Chinese coal fuels rise in carbon emissions
SWITZERLAND: Global carbon dioxide emissions are rising again, ending hopes that pollution had reached a peak.
The projected 2 per cent increase this year is being driven partly by more coal burning in China, according to research by Britain’s University of East Anglia (UEA).
China’s emissions are forecast to rise by 3.5 per cent this year because of stronger growth in industrial production and lower hydro power generation after less rainfall. India’s emissions are expected to rise by 2 per cent, although the annual rise has fallen from an average of more than 6 per cent in the past decade.
CO2 emissions in the United States are expected to decline by 0.4 per cent and in the European Union by 0.2 per cent, smaller declines than during the previous decade.
The figures were published in the journal Nature Climate Change as delegates from 195 countries met at the United Nations climate change conference in the German city of Bonn.
Professor Corinne Le Quere, the lead author and director of the Tyndall Centre for Climate Change Research at UEA, said: ‘‘Global CO2 emissions appear to be going up strongly once again, after a three-year stable period. This is very disappointing.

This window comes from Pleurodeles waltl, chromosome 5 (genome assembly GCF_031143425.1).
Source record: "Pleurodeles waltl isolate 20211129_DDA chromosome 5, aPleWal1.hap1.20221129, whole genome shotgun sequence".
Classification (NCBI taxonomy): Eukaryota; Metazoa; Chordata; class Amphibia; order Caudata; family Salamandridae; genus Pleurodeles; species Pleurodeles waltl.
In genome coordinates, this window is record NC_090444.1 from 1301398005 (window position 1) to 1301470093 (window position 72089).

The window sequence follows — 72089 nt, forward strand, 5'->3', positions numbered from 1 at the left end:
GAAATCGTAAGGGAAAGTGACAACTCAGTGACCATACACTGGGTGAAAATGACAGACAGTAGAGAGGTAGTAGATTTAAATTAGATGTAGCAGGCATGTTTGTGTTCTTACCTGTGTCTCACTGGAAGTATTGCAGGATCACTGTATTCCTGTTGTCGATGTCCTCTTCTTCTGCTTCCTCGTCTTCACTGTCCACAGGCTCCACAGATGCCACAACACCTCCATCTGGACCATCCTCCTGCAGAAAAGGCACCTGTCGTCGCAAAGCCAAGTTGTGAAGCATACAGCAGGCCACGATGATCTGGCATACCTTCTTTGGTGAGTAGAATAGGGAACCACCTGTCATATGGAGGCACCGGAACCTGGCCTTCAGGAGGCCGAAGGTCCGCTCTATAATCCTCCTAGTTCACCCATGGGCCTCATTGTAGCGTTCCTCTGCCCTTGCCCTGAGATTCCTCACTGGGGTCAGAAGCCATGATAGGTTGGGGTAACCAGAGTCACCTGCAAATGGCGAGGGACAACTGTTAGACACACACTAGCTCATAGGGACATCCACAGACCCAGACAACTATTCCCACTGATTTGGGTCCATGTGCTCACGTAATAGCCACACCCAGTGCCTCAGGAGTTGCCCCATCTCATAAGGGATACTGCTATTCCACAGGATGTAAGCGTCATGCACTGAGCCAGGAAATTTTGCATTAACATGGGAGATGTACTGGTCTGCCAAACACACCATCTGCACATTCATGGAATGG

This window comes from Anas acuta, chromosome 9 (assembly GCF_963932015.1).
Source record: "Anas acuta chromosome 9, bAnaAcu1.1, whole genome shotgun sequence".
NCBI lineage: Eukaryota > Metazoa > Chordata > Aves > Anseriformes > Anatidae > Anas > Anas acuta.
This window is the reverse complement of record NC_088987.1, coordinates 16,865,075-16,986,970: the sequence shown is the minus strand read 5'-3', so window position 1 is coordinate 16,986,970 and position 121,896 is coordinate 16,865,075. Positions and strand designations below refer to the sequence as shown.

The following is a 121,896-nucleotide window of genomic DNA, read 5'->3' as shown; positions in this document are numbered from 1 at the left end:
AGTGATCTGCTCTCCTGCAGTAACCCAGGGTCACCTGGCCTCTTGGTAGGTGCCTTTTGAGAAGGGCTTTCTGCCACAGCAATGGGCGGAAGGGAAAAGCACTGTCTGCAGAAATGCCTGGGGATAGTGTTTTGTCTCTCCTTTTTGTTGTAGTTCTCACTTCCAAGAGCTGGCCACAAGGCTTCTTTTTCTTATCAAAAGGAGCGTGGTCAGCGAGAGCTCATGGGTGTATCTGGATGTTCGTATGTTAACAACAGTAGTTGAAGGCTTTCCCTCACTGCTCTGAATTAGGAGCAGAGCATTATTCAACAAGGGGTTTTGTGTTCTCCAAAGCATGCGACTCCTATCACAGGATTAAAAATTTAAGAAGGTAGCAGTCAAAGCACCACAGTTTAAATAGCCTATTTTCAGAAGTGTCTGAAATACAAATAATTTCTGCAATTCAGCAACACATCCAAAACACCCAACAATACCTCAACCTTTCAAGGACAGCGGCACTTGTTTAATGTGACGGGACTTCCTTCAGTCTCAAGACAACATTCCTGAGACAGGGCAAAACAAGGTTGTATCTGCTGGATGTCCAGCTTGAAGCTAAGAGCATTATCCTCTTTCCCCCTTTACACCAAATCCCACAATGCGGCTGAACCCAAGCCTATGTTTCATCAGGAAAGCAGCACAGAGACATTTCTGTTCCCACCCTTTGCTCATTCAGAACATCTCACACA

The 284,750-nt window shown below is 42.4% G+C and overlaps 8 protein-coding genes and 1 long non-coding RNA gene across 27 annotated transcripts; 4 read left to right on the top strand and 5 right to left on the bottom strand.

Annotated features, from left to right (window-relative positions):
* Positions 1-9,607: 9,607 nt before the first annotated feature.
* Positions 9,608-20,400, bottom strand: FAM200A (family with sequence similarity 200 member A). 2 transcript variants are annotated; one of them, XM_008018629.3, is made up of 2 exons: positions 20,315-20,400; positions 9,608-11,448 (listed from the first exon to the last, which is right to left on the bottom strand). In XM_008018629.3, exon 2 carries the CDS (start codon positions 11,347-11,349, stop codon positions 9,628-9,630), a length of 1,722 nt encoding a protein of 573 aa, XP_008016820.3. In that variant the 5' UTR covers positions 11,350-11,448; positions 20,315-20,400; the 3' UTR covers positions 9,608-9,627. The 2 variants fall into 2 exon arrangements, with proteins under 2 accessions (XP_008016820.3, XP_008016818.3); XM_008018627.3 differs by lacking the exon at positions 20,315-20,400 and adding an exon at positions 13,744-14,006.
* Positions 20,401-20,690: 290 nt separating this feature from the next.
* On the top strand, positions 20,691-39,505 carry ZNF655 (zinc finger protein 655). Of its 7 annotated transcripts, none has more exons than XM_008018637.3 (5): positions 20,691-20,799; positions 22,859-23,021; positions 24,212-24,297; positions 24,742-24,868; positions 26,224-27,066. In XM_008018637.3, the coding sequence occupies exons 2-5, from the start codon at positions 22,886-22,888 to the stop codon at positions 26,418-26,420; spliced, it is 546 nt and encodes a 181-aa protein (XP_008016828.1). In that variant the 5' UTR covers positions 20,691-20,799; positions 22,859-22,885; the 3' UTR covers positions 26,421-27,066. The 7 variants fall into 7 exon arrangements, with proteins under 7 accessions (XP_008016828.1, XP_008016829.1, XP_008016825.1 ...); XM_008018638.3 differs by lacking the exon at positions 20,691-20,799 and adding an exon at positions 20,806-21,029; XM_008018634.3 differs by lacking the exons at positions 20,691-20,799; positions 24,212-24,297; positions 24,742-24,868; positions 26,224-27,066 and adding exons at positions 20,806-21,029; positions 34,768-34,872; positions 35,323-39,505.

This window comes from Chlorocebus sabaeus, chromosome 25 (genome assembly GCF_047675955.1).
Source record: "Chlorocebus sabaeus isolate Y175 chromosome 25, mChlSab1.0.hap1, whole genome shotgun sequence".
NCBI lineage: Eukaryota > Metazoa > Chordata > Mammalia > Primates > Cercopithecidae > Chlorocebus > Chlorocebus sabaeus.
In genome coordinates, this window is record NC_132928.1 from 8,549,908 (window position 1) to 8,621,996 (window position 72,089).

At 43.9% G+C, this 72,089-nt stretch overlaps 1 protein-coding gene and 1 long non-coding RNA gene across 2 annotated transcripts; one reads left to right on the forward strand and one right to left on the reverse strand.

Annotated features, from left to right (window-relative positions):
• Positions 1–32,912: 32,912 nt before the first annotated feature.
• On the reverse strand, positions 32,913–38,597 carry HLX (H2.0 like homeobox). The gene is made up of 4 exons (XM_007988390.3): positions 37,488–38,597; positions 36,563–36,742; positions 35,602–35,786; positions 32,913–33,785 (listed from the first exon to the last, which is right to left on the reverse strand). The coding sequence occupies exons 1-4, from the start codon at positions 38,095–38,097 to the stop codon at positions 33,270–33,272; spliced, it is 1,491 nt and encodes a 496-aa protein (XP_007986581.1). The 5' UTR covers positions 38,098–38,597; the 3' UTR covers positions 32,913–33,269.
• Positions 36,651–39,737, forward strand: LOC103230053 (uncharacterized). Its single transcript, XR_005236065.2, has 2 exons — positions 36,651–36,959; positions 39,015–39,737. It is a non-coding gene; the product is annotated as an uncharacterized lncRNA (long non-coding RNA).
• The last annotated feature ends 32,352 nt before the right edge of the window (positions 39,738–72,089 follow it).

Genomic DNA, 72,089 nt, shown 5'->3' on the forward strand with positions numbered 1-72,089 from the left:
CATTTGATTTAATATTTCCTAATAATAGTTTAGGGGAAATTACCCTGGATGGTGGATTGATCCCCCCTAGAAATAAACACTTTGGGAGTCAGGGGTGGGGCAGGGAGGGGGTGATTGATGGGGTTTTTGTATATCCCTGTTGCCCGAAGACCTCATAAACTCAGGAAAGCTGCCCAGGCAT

‘‘With global CO2 emissions from human activities estimated at 41 billion tonnes for 2017, time is running out on our ability to keep warming well below 2C, let alone 1.5C.
‘‘This year we have seen how climate change can amplify the impacts of hurricanes, with more intense rainfall, higher sea levels and warmer ocean conditions favouring more powerful storms. This is a window into the future. We need to reach a peak in global emissions in the next few years and drive emissions down rapidly afterwards.’’
Renewable energy had increased by 14 per cent a year over the past five years, the report said, and 22 countries managed to expand their economies while cutting emissions. – The Times
Increased burning of coal by China, partly due to stronger growth in industrial production, is driving a rise in global carbon dioxide emissions.